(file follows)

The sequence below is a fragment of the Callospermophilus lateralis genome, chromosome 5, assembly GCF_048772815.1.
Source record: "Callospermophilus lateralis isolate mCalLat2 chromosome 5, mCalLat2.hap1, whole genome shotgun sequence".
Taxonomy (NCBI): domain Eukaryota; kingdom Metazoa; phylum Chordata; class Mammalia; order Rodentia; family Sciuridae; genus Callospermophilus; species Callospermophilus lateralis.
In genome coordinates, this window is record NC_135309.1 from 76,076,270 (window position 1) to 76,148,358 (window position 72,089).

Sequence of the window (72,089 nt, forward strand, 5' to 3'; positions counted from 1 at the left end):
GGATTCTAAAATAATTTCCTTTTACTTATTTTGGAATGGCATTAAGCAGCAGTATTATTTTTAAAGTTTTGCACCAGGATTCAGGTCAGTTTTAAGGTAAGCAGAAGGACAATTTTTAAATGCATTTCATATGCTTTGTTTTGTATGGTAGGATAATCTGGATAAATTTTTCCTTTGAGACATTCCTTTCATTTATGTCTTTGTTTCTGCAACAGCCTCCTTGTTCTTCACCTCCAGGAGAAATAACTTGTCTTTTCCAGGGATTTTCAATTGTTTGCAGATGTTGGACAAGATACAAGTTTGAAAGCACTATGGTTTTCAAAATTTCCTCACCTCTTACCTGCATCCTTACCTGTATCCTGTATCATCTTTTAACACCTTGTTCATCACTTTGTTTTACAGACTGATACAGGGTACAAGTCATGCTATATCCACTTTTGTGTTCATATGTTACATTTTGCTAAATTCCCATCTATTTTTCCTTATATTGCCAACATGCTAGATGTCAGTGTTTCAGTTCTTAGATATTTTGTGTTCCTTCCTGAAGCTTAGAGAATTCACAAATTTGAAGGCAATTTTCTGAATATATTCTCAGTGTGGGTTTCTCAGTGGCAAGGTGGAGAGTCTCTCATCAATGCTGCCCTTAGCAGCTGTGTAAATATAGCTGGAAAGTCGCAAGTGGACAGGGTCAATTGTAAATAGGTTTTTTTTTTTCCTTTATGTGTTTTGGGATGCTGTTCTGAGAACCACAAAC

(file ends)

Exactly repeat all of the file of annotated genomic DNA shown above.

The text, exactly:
The sequence below is a fragment of the Callospermophilus lateralis genome, chromosome 5, assembly GCF_048772815.1.
Source record: "Callospermophilus lateralis isolate mCalLat2 chromosome 5, mCalLat2.hap1, whole genome shotgun sequence".
Taxonomy (NCBI): domain Eukaryota; kingdom Metazoa; phylum Chordata; class Mammalia; order Rodentia; family Sciuridae; genus Callospermophilus; species Callospermophilus lateralis.
In genome coordinates, this window is record NC_135309.1 from 76,076,270 (window position 1) to 76,148,358 (window position 72,089).

Sequence of the window (72,089 nt, forward strand, 5' to 3'; positions counted from 1 at the left end):
GGATTCTAAAATAATTTCCTTTTACTTATTTTGGAATGGCATTAAGCAGCAGTATTATTTTTAAAGTTTTGCACCAGGATTCAGGTCAGTTTTAAGGTAAGCAGAAGGACAATTTTTAAATGCATTTCATATGCTTTGTTTTGTATGGTAGGATAATCTGGATAAATTTTTCCTTTGAGACATTCCTTTCATTTATGTCTTTGTTTCTGCAACAGCCTCCTTGTTCTTCACCTCCAGGAGAAATAACTTGTCTTTTCCAGGGATTTTCAATTGTTTGCAGATGTTGGACAAGATACAAGTTTGAAAGCACTATGGTTTTCAAAATTTCCTCACCTCTTACCTGCATCCTTACCTGTATCCTGTATCATCTTTTAACACCTTGTTCATCACTTTGTTTTACAGACTGATACAGGGTACAAGTCATGCTATATCCACTTTTGTGTTCATATGTTACATTTTGCTAAATTCCCATCTATTTTTCCTTATATTGCCAACATGCTAGATGTCAGTGTTTCAGTTCTTAGATATTTTGTGTTCCTTCCTGAAGCTTAGAGAATTCACAAATTTGAAGGCAATTTTCTGAATATATTCTCAGTGTGGGTTTCTCAGTGGCAAGGTGGAGAGTCTCTCATCAATGCTGCCCTTAGCAGCTGTGTAAATATAGCTGGAAAGTCGCAAGTGGACAGGGTCAATTGTAAATAGGTTTTTTTTTTTCCTTTATGTGTTTTGGGATGCTGTTCTGAGAACCACAAAC